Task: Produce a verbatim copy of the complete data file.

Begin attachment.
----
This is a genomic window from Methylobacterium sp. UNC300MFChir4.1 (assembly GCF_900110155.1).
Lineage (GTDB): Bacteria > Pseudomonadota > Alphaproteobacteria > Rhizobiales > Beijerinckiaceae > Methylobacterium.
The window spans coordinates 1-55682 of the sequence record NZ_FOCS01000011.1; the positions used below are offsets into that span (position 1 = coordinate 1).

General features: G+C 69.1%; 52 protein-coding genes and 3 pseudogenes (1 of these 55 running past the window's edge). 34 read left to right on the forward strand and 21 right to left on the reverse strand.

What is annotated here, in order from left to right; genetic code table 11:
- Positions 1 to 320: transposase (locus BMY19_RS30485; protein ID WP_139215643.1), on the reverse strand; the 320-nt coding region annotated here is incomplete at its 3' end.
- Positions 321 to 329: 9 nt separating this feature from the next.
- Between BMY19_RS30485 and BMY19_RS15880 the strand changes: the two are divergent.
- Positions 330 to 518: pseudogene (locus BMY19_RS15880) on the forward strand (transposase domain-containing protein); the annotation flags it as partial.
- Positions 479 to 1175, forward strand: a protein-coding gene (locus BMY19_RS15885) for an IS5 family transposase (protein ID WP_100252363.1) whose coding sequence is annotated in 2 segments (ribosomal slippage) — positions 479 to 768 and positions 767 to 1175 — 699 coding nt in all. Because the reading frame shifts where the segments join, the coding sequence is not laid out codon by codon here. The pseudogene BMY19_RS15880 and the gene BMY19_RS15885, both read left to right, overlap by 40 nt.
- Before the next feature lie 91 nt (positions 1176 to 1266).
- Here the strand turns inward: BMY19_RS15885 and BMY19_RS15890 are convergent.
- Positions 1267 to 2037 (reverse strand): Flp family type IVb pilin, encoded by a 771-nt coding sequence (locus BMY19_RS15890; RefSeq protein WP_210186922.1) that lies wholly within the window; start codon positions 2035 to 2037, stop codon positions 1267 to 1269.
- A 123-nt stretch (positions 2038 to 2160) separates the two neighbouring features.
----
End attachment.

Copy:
This is a genomic window from Methylobacterium sp. UNC300MFChir4.1 (assembly GCF_900110155.1).
Lineage (GTDB): Bacteria > Pseudomonadota > Alphaproteobacteria > Rhizobiales > Beijerinckiaceae > Methylobacterium.
The window spans coordinates 1-55682 of the sequence record NZ_FOCS01000011.1; the positions used below are offsets into that span (position 1 = coordinate 1).

General features: G+C 69.1%; 52 protein-coding genes and 3 pseudogenes (1 of these 55 running past the window's edge). 34 read left to right on the forward strand and 21 right to left on the reverse strand.

What is annotated here, in order from left to right; genetic code table 11:
- Positions 1 to 320: transposase (locus BMY19_RS30485; protein ID WP_139215643.1), on the reverse strand; the 320-nt coding region annotated here is incomplete at its 3' end.
- Positions 321 to 329: 9 nt separating this feature from the next.
- Between BMY19_RS30485 and BMY19_RS15880 the strand changes: the two are divergent.
- Positions 330 to 518: pseudogene (locus BMY19_RS15880) on the forward strand (transposase domain-containing protein); the annotation flags it as partial.
- Positions 479 to 1175, forward strand: a protein-coding gene (locus BMY19_RS15885) for an IS5 family transposase (protein ID WP_100252363.1) whose coding sequence is annotated in 2 segments (ribosomal slippage) — positions 479 to 768 and positions 767 to 1175 — 699 coding nt in all. Because the reading frame shifts where the segments join, the coding sequence is not laid out codon by codon here. The pseudogene BMY19_RS15880 and the gene BMY19_RS15885, both read left to right, overlap by 40 nt.
- Before the next feature lie 91 nt (positions 1176 to 1266).
- Here the strand turns inward: BMY19_RS15885 and BMY19_RS15890 are convergent.
- Positions 1267 to 2037 (reverse strand): Flp family type IVb pilin, encoded by a 771-nt coding sequence (locus BMY19_RS15890; RefSeq protein WP_210186922.1) that lies wholly within the window; start codon positions 2035 to 2037, stop codon positions 1267 to 1269.
- A 123-nt stretch (positions 2038 to 2160) separates the two neighbouring features.